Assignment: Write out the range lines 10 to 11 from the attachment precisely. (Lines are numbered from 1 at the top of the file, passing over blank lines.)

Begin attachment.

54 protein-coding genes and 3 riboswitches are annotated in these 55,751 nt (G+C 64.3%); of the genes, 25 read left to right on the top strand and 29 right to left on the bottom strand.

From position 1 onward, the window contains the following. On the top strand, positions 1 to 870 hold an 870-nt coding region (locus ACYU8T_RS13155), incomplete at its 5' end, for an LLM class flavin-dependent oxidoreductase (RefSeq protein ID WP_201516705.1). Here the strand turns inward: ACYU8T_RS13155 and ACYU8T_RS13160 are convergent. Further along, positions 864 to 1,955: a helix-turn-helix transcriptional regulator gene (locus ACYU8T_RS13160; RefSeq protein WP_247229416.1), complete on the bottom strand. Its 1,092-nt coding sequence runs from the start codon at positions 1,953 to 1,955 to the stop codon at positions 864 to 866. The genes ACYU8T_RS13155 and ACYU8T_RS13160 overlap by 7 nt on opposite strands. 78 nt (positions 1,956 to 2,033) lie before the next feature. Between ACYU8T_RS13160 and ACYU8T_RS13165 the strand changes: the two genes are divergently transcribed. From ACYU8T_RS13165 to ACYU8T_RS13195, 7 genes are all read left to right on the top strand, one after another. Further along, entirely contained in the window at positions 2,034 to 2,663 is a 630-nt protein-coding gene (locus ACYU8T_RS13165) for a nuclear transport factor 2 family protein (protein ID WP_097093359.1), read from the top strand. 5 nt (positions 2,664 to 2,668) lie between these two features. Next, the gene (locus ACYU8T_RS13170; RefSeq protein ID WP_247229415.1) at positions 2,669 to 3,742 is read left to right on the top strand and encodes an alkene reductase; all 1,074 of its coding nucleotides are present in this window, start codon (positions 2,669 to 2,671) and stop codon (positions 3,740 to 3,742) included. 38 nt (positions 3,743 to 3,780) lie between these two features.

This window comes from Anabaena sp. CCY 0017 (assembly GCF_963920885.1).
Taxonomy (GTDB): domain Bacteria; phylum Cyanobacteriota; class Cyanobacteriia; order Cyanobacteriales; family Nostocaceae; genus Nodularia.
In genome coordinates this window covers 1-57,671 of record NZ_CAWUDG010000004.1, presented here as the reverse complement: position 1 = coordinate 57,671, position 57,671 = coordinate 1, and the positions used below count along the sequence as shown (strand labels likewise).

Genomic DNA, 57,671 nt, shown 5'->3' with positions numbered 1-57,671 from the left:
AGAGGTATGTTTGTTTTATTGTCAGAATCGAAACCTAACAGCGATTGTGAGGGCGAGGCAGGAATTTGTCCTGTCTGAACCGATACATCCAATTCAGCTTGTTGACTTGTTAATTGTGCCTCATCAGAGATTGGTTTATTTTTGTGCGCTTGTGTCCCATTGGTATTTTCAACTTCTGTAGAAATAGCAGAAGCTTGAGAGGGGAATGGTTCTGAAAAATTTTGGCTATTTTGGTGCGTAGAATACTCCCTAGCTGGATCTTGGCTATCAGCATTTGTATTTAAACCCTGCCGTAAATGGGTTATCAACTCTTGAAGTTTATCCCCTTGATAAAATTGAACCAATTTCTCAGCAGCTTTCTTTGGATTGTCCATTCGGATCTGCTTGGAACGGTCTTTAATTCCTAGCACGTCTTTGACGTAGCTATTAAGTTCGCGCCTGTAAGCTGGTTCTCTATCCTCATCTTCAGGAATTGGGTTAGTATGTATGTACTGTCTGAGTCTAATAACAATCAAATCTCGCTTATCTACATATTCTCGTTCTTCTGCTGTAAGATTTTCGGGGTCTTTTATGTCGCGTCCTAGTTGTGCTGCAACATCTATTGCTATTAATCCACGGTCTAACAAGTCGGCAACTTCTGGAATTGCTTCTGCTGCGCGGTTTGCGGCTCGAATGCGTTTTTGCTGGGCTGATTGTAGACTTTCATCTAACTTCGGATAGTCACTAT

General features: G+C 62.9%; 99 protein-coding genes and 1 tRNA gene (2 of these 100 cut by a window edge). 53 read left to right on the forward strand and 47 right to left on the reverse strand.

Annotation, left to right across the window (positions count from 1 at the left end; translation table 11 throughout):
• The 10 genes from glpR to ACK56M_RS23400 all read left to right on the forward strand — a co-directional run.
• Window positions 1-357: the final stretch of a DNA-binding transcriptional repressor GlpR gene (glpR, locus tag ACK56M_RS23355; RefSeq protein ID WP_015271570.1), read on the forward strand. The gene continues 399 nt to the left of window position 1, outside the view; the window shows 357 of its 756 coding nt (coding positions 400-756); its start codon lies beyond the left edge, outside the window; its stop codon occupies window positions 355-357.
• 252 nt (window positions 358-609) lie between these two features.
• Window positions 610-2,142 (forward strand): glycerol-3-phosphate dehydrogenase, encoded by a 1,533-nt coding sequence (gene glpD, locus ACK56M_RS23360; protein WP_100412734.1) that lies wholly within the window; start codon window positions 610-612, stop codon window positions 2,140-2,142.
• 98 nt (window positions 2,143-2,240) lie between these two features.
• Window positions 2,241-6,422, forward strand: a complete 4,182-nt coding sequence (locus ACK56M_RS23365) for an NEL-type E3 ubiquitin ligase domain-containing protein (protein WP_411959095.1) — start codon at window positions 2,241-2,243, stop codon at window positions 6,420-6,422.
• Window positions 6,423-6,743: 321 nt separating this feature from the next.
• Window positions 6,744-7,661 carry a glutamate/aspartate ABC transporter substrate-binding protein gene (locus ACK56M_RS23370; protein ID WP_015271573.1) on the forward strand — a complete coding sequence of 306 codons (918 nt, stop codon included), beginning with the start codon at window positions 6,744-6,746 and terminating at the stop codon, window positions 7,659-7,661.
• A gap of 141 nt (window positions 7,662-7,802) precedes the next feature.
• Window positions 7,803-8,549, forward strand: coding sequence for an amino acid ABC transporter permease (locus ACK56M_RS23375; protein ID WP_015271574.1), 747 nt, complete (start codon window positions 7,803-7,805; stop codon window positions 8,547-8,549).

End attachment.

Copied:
• The 10 genes from glpR to ACK56M_RS23400 all read left to right on the forward strand — a co-directional run.
• Window positions 1-357: the final stretch of a DNA-binding transcriptional repressor GlpR gene (glpR, locus tag ACK56M_RS23355; RefSeq protein ID WP_015271570.1), read on the forward strand. The gene continues 399 nt to the left of window position 1, outside the view; the window shows 357 of its 756 coding nt (coding positions 400-756); its start codon lies beyond the left edge, outside the window; its stop codon occupies window positions 355-357.